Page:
Even Siemens (SI) insiders were caught off guard by the news. The Munich-based engineering and electronics giant announced on Mar. 22 that Chief Financial Officer Heinz-Joachim Neubürger is giving up his post more than a year before his contract expires. The departure of Neubürger, 53, well before he reaches retirement age is part of a major management shakeup by Siemens Chief Executive Klaus Kleinfeld as he tries to reach a self-imposed goal of getting the $92 billion conglomerate running on all cylinders by Apr. 2007.
So many people are coming and going that even seasoned Siemens watchers had trouble making sense of it all. Among those departing are company veterans such as Edward G. Krubasik, chief of the Siemens VDO auto electronics unit, and Claus Weyrich, head of research and development, both of whom are nearing retirement age.
What is clear is that one year into his tenure as CEO, Kleinfeld is looking to consoldiate his power. The changes, which will be in place by Oct. 1, also mark a new drive to boost profit at the company's troubled Information & Communications division.
Siemens is portraying the shakeup as merely a generational change and a push to internationalize top management. Yet while a company spokesman insisted that Neubürger is leaving on his own initiative, the Siemens CFO is perceived as a Kleinfeld rival.
Neubürger, who was passed over for the CEO job, enjoyed his own power base. As CFO, he was in a position to obstruct Kleinfeld's decisions.
His replacement, 48-year-old Joe Kaeser, is seen as a Kleinfeld loyalist. In his current job as chief of strategy, he had a big hand in formulating the Fit4More program, which sets tough profit targets for the company's 12 main divisions, making everything from power generation plants and factory automation equipment to light bulbs. "He will definitely be a loyal CFO and presumably more loyal than Neubürger," says one former Siemens executive.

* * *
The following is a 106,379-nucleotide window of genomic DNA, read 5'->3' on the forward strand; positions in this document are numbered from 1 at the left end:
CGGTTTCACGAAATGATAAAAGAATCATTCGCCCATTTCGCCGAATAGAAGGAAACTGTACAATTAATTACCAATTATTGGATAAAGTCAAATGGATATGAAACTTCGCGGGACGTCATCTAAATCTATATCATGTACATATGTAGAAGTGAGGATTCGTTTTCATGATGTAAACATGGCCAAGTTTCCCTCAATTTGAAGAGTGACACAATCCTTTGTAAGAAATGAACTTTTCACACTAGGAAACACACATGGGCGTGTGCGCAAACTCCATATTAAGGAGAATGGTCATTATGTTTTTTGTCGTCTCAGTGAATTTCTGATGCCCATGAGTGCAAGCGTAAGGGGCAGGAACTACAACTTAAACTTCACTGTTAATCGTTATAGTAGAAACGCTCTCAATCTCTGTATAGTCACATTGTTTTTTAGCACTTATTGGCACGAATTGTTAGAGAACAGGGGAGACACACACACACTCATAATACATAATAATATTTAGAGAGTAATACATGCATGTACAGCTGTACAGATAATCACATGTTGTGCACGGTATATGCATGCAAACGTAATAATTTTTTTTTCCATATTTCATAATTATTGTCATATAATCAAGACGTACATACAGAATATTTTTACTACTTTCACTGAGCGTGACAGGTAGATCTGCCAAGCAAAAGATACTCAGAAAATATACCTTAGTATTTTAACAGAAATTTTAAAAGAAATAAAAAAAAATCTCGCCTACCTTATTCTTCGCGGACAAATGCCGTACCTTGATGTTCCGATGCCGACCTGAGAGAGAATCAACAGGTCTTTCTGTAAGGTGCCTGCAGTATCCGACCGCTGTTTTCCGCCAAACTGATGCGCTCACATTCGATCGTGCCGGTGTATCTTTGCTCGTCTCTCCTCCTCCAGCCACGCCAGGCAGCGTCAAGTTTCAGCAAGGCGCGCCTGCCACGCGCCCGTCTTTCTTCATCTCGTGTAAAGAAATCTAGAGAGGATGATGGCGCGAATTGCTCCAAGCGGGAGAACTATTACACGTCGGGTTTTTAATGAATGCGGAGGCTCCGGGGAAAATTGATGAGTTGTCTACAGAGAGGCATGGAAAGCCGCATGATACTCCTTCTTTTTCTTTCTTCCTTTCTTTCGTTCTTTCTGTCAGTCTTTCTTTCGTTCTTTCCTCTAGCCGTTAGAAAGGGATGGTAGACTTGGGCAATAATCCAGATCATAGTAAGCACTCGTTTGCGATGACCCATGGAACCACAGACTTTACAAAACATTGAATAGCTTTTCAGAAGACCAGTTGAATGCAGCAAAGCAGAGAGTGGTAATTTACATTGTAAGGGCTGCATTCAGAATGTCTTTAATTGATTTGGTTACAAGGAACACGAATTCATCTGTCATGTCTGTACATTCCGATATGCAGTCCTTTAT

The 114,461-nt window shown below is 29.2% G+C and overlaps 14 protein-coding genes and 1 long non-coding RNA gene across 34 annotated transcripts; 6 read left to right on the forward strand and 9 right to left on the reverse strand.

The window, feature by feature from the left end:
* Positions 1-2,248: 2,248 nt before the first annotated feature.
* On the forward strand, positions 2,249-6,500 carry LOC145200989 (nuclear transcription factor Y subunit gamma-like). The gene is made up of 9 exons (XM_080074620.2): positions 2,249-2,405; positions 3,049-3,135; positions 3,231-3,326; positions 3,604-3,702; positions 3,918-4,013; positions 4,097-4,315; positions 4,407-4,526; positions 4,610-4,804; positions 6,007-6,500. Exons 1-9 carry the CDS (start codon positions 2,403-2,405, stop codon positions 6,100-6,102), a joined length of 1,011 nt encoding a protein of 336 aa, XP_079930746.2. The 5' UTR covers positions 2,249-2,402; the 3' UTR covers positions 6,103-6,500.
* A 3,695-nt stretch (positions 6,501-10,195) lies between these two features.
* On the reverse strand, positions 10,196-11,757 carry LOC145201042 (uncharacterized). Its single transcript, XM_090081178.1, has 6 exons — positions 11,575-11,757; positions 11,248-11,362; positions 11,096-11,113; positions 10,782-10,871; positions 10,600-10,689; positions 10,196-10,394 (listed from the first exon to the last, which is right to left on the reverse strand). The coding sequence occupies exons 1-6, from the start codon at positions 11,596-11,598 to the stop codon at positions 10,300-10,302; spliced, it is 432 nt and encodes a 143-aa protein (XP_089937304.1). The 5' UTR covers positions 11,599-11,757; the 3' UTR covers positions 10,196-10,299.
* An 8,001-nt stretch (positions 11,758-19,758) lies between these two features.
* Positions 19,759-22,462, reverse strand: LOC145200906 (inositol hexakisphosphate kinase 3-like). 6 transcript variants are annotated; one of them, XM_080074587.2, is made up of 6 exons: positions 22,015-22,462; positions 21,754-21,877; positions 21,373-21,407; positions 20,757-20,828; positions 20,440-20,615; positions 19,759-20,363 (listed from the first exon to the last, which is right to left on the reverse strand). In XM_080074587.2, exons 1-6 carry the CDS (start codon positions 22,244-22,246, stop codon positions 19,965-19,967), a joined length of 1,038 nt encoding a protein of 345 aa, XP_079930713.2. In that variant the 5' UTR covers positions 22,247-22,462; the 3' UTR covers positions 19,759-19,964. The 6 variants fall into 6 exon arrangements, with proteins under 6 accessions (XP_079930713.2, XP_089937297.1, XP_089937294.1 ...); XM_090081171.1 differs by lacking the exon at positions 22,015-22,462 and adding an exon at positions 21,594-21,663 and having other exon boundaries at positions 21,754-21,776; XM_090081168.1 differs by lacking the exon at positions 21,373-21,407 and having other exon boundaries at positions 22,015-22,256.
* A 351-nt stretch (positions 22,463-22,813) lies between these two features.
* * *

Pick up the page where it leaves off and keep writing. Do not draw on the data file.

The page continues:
WAIT AND SEE.
One group of people will miss Neubürger. That's analysts and fund managers. Before joining Siemens in 1989, Neubürger worked 10 years at J.P. Morgan & Co. (JPM). He spoke the investors' language and was regarded as an advocate of shareholder interests within Siemens. "We can only hope Kaeser does as good a job as Neubürger," says Roland Pitz, a longtime Siemens analyst at Munich bank HVB Group.
For now, shareholders seem to be reserving judgment: Siemens shares slipped only about 1% on the news.
The management reshuffle also represents the latest attempt to fix the unevenly performing Information & Communications division. Siemens profit in the quarter ended Dec. 31 fell 25%, to $992 million, on sales of $25.3 billion, largely because of problems at two of the division's units: Siemens Business Services, the company's IT consulting arm, and the group that makes network equipment for enterprises.
Eduardo Montes, who heads Siemens' operations in Spain, will take over responsibility for those and other Information & Communications businesses from Thomas Ganswindt, who had run the division only since September. Ganswindt's removal is being interpreted as a sign that Kleinfeld was disatisfied with the pace of change at the division, which accounts for 23% of sales. "It shows the restructuring has to move more quickly," says HVB's Pitz.
If Siemens' boss seems impatient, it's because he's running out of time to meet his own targets. Investors have long griped that the success of some divisions was always diluted by the poor performance of others, and Kleinfeld has publicly staked his career on making all 12 profitable. Currently, 10 have met profit goals or are within striking distance of doing so, Kleinfeld has said. But as any marathon runner knows, that last mile is the hardest. With a year to go, Kleinfeld is picking up the pace.